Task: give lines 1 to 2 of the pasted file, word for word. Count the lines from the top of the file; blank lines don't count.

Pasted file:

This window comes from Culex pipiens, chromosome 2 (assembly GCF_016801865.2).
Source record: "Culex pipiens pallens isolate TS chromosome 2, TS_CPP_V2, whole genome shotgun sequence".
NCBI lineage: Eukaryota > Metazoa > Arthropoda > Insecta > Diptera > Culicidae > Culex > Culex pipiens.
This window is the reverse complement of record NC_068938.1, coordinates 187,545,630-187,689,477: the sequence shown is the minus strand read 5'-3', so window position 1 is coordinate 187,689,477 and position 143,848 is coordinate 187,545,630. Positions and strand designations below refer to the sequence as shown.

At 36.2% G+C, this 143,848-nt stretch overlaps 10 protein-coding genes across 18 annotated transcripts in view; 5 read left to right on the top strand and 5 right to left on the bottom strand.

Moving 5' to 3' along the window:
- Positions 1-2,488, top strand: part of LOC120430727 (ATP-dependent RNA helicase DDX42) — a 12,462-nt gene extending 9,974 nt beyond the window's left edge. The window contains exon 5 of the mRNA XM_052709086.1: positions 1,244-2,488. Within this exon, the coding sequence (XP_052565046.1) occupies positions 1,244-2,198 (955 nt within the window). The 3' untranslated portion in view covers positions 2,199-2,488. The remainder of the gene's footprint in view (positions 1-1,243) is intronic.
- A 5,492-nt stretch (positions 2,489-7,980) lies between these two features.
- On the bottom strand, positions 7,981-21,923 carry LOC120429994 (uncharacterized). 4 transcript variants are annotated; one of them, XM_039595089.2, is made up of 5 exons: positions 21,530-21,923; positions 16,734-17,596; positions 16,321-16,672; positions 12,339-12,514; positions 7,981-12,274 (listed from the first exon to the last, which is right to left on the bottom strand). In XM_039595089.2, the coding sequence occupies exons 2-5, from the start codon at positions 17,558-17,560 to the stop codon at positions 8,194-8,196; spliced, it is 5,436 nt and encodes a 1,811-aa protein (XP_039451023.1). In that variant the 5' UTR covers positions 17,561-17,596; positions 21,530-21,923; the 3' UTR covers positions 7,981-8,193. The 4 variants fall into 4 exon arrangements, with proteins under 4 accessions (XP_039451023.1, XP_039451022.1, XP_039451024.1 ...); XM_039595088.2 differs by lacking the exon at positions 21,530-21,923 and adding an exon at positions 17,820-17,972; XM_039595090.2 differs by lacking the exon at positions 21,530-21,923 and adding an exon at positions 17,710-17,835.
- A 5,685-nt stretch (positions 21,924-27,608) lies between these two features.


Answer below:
This window comes from Culex pipiens, chromosome 2 (assembly GCF_016801865.2).
Source record: "Culex pipiens pallens isolate TS chromosome 2, TS_CPP_V2, whole genome shotgun sequence".